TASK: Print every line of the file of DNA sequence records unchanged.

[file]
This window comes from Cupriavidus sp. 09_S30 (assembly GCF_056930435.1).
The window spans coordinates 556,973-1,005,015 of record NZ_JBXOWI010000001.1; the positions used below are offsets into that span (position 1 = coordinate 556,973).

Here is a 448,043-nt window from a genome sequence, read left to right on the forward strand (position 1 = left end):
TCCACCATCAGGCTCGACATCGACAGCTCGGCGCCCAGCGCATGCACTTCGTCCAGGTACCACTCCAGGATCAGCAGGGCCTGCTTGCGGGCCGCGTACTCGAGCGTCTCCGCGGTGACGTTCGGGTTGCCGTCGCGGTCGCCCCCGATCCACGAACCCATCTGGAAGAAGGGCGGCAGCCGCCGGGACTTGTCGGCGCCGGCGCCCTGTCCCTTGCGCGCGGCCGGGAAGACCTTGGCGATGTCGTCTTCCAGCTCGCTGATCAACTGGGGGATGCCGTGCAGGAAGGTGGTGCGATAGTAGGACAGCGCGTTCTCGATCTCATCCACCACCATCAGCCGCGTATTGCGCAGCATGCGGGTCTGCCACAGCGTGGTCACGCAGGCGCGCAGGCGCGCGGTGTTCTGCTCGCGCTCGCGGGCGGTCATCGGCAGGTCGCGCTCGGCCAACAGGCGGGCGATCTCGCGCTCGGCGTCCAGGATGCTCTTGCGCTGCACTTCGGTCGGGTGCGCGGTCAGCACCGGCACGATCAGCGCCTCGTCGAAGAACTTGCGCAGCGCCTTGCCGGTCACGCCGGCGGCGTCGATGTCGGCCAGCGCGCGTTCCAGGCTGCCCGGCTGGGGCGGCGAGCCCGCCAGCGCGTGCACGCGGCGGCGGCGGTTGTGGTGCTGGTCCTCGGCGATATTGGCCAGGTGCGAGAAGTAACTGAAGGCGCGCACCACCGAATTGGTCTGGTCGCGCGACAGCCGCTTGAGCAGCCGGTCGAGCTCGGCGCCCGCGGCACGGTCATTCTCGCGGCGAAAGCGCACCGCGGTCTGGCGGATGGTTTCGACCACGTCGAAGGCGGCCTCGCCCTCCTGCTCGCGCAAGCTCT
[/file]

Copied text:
This window comes from Cupriavidus sp. 09_S30 (assembly GCF_056930435.1).
The window spans coordinates 556,973-1,005,015 of record NZ_JBXOWI010000001.1; the positions used below are offsets into that span (position 1 = coordinate 556,973).

Here is a 448,043-nt window from a genome sequence, read left to right on the forward strand (position 1 = left end):
TCCACCATCAGGCTCGACATCGACAGCTCGGCGCCCAGCGCATGCACTTCGTCCAGGTACCACTCCAGGATCAGCAGGGCCTGCTTGCGGGCCGCGTACTCGAGCGTCTCCGCGGTGACGTTCGGGTTGCCGTCGCGGTCGCCCCCGATCCACGAACCCATCTGGAAGAAGGGCGGCAGCCGCCGGGACTTGTCGGCGCCGGCGCCCTGTCCCTTGCGCGCGGCCGGGAAGACCTTGGCGATGTCGTCTTCCAGCTCGCTGATCAACTGGGGGATGCCGTGCAGGAAGGTGGTGCGATAGTAGGACAGCGCGTTCTCGATCTCATCCACCACCATCAGCCGCGTATTGCGCAGCATGCGGGTCTGCCACAGCGTGGTCACGCAGGCGCGCAGGCGCGCGGTGTTCTGCTCGCGCTCGCGGGCGGTCATCGGCAGGTCGCGCTCGGCCAACAGGCGGGCGATCTCGCGCTCGGCGTCCAGGATGCTCTTGCGCTGCACTTCGGTCGGGTGCGCGGTCAGCACCGGCACGATCAGCGCCTCGTCGAAGAACTTGCGCAGCGCCTTGCCGGTCACGCCGGCGGCGTCGATGTCGGCCAGCGCGCGTTCCAGGCTGCCCGGCTGGGGCGGCGAGCCCGCCAGCGCGTGCACGCGGCGGCGGCGGTTGTGGTGCTGGTCCTCGGCGATATTGGCCAGGTGCGAGAAGTAACTGAAGGCGCGCACCACCGAATTGGTCTGGTCGCGCGACAGCCGCTTGAGCAGCCGGTCGAGCTCGGCGCCCGCGGCACGGTCATTCTCGCGGCGAAAGCGCACCGCGGTCTGGCGGATGGTTTCGACCACGTCGAAGGCGGCCTCGCCCTCCTGCTCGCGCAAGCTCT